Local authorities have their own supervisory infrastructure with thousands of inspectors who play an important role in the supervision of business licenses and in the enforcement of municipal legislation.
If administrative and deterrent means of enforcement are insufficient, prosecution ensues. Most environmental cases are dealt with in the magistrates and local courts. Some cases, however, have even reached the Supreme Court.
Since the stigma of criminal proceedings is an effective punishment and deterrent, legal proceedings initiated by the Ministry of the Environment against a company or authority are generally reinforced by personal measures against a high-ranking official (mayor, manager or partner) having direct, or even indirect, institutional responsibility. For years, Israel’s environmental litigation was minimal. The Abatement of Nuisances
(Civil Action) Law was passed in 1992 in order to ease the way for citizens to bring civil claims and secure injunctions against potential and actual polluters. While citizen complaints rarely result in legal action, the greater public involvement in environmental issues is one of the factors behind the notable increase in environmental litigation. Several court cases have been initiated by the public (both by individuals and by non-governmental organizations such as the Society for the Protection of Nature and the Israel Union for Environmental Defense) and have contributed to the enforcement of standards and the improvement of decision-making processes.
In a few cases, the Supreme Court has ruled in favor of petitions seeking redress against authorities for inadequate administrative performance in environmental affairs. A prominent example was the petition to the Court to prevent the construction of the Voice of America transmission station until a complete and comprehensive environmental impact statement had been submitted. Additional successes include suits brought by the Ministry of the Environment and other organizations against mayors and municipalities for causing water pollution or operating landfills in an environmentally unsound manner.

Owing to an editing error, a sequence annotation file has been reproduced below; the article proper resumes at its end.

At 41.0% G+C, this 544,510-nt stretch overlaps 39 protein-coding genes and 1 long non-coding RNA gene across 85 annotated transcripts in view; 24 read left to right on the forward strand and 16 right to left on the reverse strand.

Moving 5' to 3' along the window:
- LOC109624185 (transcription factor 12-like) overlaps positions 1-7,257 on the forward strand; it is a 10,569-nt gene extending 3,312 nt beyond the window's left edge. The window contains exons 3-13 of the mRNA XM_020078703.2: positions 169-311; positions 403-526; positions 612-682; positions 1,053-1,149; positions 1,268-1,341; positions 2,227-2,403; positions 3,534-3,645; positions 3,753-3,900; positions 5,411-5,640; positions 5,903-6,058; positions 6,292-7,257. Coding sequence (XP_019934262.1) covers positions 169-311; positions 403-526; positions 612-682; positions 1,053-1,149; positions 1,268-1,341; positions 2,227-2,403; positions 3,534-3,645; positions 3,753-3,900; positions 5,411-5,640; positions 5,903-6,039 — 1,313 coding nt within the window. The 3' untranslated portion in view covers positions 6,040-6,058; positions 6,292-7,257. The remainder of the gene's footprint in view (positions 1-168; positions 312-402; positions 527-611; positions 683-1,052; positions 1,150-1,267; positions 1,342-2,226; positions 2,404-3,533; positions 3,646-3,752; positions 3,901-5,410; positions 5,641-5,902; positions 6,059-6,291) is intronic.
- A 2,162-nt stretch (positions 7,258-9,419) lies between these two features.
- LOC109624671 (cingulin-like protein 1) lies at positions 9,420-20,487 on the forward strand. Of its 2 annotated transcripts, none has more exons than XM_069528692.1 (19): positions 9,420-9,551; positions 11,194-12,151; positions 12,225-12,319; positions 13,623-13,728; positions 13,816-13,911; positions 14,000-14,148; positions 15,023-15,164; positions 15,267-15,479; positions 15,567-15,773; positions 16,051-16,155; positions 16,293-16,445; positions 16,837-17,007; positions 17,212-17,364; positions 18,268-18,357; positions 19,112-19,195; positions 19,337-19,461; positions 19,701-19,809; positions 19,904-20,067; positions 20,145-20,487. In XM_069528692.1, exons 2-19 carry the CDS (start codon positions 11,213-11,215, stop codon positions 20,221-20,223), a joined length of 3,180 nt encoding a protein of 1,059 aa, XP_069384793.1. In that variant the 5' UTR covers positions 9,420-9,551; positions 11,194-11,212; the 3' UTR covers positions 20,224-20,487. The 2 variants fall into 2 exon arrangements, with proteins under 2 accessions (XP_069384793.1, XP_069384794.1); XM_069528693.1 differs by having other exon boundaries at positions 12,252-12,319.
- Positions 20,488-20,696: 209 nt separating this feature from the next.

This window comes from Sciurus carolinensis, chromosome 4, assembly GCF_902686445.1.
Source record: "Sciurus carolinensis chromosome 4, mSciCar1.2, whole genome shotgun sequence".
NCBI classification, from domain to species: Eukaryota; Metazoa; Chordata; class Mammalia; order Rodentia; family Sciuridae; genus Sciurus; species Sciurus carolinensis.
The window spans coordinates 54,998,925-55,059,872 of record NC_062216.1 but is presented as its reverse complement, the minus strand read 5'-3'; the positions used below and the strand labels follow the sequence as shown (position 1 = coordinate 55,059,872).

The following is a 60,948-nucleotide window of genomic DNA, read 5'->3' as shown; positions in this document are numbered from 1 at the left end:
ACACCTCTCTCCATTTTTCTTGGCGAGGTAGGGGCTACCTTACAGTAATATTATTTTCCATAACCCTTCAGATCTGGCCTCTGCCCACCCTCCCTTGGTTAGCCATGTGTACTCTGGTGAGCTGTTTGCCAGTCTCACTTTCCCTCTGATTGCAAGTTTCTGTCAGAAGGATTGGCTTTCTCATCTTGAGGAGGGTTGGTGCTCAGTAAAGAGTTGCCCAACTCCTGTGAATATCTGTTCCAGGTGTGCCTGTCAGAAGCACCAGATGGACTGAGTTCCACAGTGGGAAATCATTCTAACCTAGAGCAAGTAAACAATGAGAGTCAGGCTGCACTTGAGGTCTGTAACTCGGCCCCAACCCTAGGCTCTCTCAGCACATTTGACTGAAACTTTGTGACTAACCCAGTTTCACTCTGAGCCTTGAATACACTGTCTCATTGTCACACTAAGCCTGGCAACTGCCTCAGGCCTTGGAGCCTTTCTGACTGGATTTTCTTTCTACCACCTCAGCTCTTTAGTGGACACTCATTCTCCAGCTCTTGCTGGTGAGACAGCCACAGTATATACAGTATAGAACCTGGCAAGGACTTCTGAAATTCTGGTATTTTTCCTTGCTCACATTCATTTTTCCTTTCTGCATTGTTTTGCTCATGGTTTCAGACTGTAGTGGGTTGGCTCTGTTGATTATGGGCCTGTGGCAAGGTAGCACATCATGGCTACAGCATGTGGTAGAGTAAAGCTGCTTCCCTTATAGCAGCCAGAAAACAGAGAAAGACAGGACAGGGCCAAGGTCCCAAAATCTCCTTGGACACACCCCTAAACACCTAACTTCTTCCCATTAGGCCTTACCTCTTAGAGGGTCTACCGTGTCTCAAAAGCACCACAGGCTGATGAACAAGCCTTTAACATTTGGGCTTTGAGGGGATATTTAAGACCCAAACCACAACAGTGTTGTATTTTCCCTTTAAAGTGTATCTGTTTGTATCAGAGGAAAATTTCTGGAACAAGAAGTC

The public’s role in pursuing court litigation remains the weakest link in the Israeli system of environmental enforcement. The goal today is to inform and educate the public about its right to a clean and healthy environment and to provide it with the technical data and legal tools necessary to fight for that right.
Cooperation with foreign states and international organizations is an important component of the Ministry of the Environment’s agenda. Since the 1972 Stockholm Conference on the Human Environment, Israel’s contribution to international environmental protection efforts has spanned: environmental management and impact assessment, marine and coastal management, water conservation, wastewater treatment and reuse, solar energy, nature protection, combating desertification, and environmental education and awareness. The 1992 United Nations Conference on Environment and Development (the Earth Summit) in Rio de Janeiro further accelerated such efforts.
United Nations Environment Program
The foremost vehicle for Israel’s international environmental activity is the United Nations Environment Program (UNEP). The Ministry of the Environment, as the focus of UNEP activities in Israel, has been an active participant in UNEP-sponsored conferences sending delegates, preparing national reports and contributing its expertise.
(For further details see the article in the chapter on International Cooperation.)
* Excerpts from: Gabbay, S. The Environment in Israel, 1994. Ministry of the Environment, Jerusalem.